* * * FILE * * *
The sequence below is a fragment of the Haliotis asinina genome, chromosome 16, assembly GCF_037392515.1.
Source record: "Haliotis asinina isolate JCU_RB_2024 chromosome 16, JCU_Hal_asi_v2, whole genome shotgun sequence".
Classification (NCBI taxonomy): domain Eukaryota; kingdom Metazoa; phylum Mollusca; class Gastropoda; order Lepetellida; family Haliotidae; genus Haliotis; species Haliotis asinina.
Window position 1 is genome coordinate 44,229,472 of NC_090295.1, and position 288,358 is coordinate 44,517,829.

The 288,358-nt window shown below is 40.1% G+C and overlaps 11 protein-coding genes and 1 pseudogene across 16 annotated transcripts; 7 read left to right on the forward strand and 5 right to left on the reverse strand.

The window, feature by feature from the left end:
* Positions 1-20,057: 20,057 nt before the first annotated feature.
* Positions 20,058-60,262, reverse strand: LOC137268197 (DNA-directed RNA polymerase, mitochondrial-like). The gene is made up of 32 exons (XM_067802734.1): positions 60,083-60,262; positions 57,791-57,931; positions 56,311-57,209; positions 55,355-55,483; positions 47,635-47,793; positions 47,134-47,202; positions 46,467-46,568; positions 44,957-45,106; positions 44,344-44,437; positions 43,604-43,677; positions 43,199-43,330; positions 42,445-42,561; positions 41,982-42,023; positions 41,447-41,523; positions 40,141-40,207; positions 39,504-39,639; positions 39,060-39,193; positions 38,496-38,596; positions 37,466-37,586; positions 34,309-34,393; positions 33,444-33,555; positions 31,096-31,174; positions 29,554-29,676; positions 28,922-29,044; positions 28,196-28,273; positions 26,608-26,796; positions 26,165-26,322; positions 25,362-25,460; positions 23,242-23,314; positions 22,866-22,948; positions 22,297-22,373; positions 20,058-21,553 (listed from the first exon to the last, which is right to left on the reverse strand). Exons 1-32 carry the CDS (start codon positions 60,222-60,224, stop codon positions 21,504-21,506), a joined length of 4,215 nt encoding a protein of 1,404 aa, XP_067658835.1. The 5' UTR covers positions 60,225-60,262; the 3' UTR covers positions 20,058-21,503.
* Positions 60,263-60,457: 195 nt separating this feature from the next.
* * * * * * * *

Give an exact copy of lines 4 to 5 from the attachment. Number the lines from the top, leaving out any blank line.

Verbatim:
Window position 1 is genome coordinate 44,229,472 of NC_090295.1, and position 288,358 is coordinate 44,517,829.

The 288,358-nt window shown below is 40.1% G+C and overlaps 11 protein-coding genes and 1 pseudogene across 16 annotated transcripts; 7 read left to right on the forward strand and 5 right to left on the reverse strand.